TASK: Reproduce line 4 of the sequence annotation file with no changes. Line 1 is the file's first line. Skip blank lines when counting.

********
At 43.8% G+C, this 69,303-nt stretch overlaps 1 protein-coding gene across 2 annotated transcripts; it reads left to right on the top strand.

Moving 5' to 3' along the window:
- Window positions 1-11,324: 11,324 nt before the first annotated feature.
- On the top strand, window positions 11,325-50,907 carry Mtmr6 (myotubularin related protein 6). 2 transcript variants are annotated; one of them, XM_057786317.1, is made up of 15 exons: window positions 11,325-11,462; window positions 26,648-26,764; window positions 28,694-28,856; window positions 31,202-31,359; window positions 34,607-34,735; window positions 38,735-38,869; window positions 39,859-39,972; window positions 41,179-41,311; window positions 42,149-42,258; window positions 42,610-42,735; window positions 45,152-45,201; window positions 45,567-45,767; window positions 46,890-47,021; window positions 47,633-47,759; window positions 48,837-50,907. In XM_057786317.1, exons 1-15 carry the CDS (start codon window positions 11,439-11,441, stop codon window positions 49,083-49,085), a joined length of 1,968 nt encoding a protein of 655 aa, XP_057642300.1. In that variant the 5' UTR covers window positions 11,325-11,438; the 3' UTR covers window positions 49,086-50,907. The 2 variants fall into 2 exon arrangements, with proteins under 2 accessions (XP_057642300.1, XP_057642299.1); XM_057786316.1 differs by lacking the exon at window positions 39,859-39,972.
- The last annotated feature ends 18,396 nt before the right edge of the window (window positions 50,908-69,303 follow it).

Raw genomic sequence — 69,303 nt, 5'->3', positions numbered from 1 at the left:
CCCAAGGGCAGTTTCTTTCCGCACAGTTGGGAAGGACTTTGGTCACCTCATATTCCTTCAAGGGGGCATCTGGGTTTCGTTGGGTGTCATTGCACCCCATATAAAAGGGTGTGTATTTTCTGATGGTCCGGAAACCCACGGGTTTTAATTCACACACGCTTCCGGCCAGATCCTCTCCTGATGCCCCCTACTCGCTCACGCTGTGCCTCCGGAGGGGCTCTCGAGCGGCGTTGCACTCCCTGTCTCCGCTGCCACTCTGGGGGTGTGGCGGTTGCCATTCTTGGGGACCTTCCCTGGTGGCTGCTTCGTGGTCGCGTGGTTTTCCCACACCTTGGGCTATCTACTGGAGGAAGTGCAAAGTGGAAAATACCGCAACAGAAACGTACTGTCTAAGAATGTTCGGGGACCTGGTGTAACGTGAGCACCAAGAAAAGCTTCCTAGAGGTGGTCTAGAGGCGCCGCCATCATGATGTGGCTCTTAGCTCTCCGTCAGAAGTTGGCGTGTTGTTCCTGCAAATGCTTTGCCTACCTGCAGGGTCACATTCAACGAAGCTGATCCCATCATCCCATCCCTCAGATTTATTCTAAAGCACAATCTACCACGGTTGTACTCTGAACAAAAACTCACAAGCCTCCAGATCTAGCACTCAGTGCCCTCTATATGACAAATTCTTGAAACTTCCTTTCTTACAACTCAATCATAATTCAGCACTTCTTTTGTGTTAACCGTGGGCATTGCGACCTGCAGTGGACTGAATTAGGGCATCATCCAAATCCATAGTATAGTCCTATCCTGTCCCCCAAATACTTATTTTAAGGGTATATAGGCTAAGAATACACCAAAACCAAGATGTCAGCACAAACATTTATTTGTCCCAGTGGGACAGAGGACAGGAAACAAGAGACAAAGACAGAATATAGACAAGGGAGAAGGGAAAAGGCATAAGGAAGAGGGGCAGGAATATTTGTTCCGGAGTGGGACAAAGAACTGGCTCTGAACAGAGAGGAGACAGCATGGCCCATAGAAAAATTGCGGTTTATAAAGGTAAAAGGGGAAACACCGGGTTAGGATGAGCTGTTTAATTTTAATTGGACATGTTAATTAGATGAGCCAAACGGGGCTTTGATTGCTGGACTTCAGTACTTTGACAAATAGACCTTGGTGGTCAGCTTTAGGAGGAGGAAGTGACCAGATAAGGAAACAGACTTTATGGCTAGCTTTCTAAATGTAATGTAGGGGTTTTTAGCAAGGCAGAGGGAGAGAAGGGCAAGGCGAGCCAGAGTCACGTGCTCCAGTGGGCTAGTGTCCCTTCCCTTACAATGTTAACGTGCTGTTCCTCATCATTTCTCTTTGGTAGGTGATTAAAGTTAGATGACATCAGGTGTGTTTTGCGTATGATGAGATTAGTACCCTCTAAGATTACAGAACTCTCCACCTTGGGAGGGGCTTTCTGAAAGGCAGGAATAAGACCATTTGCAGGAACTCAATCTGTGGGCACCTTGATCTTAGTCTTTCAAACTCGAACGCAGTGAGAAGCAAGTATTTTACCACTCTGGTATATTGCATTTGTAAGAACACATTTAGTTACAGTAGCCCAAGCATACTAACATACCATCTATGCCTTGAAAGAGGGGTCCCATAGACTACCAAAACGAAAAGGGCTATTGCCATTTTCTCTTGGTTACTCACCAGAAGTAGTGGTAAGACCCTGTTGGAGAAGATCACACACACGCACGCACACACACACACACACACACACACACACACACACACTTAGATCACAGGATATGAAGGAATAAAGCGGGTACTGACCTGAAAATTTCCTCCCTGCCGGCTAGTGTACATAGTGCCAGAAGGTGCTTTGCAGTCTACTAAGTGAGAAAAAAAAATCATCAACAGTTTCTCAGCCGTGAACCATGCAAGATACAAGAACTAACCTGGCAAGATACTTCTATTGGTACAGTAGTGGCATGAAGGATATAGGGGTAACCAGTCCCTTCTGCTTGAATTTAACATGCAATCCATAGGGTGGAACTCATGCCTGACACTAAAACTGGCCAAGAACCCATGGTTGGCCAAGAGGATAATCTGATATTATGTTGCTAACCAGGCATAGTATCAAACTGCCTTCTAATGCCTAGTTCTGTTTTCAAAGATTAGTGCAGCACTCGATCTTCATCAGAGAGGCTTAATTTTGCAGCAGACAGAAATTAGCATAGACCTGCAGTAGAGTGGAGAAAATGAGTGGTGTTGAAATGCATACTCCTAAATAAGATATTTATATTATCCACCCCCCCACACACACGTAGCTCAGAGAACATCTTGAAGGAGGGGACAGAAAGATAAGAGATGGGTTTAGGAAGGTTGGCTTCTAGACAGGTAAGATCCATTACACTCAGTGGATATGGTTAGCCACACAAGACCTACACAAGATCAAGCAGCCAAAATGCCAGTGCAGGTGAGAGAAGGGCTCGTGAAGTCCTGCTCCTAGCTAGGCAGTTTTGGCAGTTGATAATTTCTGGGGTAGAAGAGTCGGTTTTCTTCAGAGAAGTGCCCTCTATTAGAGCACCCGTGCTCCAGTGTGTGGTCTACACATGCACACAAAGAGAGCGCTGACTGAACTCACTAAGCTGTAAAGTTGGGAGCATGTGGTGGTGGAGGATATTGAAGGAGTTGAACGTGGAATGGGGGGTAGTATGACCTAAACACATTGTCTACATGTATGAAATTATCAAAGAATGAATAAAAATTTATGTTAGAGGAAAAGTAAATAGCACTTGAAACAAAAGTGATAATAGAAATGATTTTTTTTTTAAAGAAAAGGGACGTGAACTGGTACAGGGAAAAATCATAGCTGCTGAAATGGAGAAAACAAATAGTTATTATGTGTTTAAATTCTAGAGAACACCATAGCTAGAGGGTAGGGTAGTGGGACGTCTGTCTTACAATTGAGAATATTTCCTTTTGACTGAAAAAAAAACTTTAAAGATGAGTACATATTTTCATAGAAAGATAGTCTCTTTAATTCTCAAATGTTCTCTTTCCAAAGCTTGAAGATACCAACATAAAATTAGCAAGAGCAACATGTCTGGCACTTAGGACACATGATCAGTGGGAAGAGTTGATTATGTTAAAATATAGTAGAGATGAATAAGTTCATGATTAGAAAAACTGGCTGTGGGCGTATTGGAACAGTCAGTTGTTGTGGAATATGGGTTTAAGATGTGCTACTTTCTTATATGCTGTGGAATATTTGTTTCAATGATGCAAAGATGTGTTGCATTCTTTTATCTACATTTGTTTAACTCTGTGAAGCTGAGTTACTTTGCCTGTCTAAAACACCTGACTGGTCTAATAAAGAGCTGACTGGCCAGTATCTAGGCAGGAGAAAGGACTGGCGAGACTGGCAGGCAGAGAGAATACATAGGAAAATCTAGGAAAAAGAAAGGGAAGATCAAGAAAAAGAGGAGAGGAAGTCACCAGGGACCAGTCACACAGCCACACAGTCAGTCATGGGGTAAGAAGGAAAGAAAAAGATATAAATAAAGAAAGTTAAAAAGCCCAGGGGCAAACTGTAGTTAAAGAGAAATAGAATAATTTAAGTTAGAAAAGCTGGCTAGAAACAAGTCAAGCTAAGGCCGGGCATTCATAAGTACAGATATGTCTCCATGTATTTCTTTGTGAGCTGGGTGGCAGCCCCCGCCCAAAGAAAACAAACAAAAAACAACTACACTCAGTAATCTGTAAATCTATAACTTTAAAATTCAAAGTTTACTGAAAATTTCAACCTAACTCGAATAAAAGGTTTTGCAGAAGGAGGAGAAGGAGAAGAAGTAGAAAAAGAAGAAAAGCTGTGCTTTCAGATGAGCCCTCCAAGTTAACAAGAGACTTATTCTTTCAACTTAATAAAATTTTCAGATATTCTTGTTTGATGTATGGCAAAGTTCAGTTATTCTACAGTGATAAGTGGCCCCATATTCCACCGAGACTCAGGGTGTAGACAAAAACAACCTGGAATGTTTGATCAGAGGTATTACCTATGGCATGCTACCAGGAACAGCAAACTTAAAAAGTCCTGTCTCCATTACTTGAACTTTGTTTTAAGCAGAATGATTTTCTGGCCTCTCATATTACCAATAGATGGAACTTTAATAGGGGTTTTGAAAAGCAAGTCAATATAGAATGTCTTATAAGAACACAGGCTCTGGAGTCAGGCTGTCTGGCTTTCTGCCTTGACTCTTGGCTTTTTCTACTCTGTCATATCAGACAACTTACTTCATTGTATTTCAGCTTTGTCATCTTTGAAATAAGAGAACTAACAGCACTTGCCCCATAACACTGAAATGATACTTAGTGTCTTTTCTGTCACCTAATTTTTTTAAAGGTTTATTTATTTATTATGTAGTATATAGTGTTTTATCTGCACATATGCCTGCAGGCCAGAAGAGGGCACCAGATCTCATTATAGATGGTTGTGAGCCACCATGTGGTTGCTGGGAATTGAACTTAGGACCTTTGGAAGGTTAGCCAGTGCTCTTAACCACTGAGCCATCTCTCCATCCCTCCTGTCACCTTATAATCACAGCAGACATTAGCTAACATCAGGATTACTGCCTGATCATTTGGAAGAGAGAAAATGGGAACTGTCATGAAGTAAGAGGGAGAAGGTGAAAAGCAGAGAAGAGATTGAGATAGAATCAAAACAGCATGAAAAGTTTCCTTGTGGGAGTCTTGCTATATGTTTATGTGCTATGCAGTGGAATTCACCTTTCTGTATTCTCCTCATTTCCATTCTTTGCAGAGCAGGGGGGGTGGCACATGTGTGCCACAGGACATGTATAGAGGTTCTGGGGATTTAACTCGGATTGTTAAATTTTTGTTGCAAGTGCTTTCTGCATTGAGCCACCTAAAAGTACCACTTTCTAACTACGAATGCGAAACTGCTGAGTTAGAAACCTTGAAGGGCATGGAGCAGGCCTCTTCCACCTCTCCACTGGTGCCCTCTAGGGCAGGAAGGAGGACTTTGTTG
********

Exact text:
- On the top strand, window positions 11,325-50,907 carry Mtmr6 (myotubularin related protein 6). 2 transcript variants are annotated; one of them, XM_057786317.1, is made up of 15 exons: window positions 11,325-11,462; window positions 26,648-26,764; window positions 28,694-28,856; window positions 31,202-31,359; window positions 34,607-34,735; window positions 38,735-38,869; window positions 39,859-39,972; window positions 41,179-41,311; window positions 42,149-42,258; window positions 42,610-42,735; window positions 45,152-45,201; window positions 45,567-45,767; window positions 46,890-47,021; window positions 47,633-47,759; window positions 48,837-50,907. In XM_057786317.1, exons 1-15 carry the CDS (start codon window positions 11,439-11,441, stop codon window positions 49,083-49,085), a joined length of 1,968 nt encoding a protein of 655 aa, XP_057642300.1. In that variant the 5' UTR covers window positions 11,325-11,438; the 3' UTR covers window positions 49,086-50,907. The 2 variants fall into 2 exon arrangements, with proteins under 2 accessions (XP_057642300.1, XP_057642299.1); XM_057786316.1 differs by lacking the exon at window positions 39,859-39,972.